DESIGN PRINCIPLE 2 Define the users of and use cases for the system. Users are entities that generate the actions and input and receive the output from the system youll be designing. DESIGN PRINCIPLE 3 Define the digital assets, peer participants and their roles, rules to be enforced, and transactions to be recorded for the system youll be designing. DESIGN PRINCIPLE 4 Define a contract diagram that specifies the name, digital assets, functions, and rules for execution of functions and access of data. 11 11 Steps in solving ballot problem The following are the steps for solving the defined ballot problem:

Apply design principles 1, 2, and 3 to design the use case diagram and define the users, digital assets, and transactions. Using design principle 4, design the contract diagram that defines the data, modifiers or rules for verification and validation, and functions. Using the contract diagram, design the smart contract (in Solidity). Compile and deploy the smart contract in the Remix IDE, and test it. 12 12 Use case diagram -

13 13 Ballot roles and data definitions pragma solidity ^0.5.0; contract BallotV1 { struct Voter { uint weight; bool voted; uint8 vote; } struct Proposal { uint voteCount; }

#A #B - address chairperson; mapping(address => Voter) voters; #C Proposal[] proposals; enum Phase {Init, Regs, Vote, Done} #D Phase public state = Phase.Init; } #A Type Voter contains the voter details

#B Type Proposal contains proposal details: for now, only voteCount #C Mapping of voter address to voter details #D Various phases (0,1,2,3) of voting, state initialized to Init phase 14 14 System dynamics using UML state diagram DESIGN PRINCIPLE 5 Use a finite state machine UML diagram to represent system dynamics such as state transitions within a smart contract. Here are some constraints for our ballot problem: - a specific deadline. Registration has to be completed before voting, and before

The functions cannot be called in any order. Voting is open only for a specified period. The winner can be determined only after the voting is complete. 15 15 FSM for the ballot states - 16 16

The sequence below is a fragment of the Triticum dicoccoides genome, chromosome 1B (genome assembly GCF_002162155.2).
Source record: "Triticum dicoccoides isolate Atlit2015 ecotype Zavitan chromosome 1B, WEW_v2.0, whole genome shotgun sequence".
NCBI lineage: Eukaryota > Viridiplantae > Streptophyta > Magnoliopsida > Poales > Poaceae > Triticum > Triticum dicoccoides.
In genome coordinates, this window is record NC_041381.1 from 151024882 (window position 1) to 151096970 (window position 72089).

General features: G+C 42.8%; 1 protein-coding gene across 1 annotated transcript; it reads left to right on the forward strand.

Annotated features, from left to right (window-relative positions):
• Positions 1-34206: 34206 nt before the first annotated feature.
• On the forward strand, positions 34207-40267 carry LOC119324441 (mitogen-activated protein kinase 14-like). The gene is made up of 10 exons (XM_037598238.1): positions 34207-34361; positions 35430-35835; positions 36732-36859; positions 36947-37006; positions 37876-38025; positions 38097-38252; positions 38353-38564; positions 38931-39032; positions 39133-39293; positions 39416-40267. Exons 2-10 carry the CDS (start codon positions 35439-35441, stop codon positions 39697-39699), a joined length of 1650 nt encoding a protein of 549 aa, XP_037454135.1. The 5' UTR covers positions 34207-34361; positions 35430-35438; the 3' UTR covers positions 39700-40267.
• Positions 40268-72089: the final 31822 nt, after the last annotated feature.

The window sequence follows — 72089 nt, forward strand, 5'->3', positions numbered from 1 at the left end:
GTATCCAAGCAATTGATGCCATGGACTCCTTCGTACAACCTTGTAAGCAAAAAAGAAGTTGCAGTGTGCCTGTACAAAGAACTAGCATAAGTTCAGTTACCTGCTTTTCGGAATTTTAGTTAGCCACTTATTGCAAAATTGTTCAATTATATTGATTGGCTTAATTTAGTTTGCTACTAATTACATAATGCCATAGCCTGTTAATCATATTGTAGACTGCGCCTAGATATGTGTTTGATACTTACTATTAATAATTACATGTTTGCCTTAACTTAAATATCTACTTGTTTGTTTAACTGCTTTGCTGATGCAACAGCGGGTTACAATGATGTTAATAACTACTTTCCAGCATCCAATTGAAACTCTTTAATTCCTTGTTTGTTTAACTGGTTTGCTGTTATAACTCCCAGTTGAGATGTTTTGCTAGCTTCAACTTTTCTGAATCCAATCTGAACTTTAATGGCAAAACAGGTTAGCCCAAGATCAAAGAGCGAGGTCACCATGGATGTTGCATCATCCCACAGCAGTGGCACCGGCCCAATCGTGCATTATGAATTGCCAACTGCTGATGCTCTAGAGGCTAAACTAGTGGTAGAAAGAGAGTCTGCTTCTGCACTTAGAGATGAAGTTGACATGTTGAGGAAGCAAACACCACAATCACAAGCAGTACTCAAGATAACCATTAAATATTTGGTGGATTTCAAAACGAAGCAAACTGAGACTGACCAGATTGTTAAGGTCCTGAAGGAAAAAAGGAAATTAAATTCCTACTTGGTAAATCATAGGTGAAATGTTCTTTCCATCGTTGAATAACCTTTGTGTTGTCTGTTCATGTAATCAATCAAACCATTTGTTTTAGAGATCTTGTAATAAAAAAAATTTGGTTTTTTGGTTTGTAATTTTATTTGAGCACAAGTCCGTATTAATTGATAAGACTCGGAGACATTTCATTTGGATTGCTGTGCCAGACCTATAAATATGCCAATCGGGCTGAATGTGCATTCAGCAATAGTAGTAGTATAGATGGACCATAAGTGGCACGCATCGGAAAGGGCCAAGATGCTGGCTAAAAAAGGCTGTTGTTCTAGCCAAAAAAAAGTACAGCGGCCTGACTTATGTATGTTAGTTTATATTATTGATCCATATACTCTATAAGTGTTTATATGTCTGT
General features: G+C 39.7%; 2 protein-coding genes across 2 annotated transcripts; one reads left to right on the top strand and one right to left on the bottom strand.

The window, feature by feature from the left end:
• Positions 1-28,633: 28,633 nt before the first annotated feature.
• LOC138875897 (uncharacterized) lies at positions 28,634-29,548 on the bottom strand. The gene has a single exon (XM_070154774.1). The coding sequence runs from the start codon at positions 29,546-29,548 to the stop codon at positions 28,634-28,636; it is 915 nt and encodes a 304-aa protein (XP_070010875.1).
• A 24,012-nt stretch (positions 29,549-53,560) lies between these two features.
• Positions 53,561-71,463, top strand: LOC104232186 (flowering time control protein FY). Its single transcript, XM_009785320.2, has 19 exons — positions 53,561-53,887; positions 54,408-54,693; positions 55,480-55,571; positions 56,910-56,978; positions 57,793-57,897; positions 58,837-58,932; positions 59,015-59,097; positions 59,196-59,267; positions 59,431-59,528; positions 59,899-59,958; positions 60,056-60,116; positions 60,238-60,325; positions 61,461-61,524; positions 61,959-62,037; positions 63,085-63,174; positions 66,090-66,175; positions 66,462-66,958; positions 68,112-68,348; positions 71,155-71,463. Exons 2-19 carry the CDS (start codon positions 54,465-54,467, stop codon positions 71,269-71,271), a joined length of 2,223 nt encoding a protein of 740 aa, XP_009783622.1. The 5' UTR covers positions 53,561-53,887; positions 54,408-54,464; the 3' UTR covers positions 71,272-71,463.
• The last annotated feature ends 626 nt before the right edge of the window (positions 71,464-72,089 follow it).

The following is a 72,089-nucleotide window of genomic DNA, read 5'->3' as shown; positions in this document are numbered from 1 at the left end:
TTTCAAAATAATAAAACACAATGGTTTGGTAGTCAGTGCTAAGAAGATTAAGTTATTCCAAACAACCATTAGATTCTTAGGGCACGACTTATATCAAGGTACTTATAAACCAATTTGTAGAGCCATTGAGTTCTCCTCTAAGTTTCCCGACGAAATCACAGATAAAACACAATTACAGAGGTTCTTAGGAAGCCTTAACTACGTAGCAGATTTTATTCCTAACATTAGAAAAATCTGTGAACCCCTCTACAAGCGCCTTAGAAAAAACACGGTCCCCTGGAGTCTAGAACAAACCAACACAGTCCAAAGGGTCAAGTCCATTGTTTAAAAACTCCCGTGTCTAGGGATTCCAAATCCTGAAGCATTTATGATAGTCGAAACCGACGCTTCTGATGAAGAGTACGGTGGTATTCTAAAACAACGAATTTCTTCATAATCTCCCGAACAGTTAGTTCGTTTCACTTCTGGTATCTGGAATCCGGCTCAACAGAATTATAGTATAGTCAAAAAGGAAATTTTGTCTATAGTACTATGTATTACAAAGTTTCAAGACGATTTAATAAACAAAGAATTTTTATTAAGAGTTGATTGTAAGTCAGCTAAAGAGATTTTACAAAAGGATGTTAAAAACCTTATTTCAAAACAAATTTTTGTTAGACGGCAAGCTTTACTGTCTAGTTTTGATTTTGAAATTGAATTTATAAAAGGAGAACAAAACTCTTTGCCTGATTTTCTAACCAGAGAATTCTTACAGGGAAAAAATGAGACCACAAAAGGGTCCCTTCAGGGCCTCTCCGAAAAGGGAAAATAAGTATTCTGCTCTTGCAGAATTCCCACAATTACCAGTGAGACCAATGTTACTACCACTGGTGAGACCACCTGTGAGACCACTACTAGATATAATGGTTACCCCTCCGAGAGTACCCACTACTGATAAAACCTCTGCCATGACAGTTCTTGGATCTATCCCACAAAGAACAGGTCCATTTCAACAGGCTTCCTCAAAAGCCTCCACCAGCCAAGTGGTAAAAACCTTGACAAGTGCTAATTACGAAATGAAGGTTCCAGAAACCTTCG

Constructor and a function to manage state constructor (uint8 numProposals) public { #B chairperson = msg.sender; #B voters[chairperson].weight = 2; // weight 2 for testing purposes proposals.length = numProposals; #C } // function for changing Phase: can be done only by chairperson function changeState(Phase x) public { #D if (msg.sender != chairperson) {revert();} #E if (x < state) revert(); #F state = x; } }

#A Internally coded as 0,1,2,3 #B Constructor makes contract deployer the chairperson #C Number of proposals is a parameter for constructor #D State changer function #E Only chairperson can change state; else revert #F State has to progress in 1,2,3,4 order; else revert 17 17 Modifiers in Solidity DEFINITION Modifiers are a language feature that supports explicit specification of rules for validation and verification. These are the gatekeepers that do the verification and validation, and thus are specifically meant for realizing trust.

modifier name_of_modifier (parameters) //syntax { require { conditions_to_be_checked}; _; } - modifier validPhase(Phase reqPhase) //example { require(state == reqPhase); _; } function register(address voter) public validPhase(Phase.Regs) { //usage //if (state != Phase.Regs) {revert();} #B if (msg.sender != chairperson || voters[toVoter].voted) return;

voters[voter].weight = 1; voters[voter].voted = false; 18 18 Contract diagram with modifiers - 19 19 Demo of Ballot contract

Here is Ballot.sol for you to follow along Lets do some basic testing: this is not automated testing, well learn that later Some positive tests and some negative tests Now it is time for you to go through chapter 3. Read and understand how to program a SC in Solidity and test it using Remix IDE. 20 20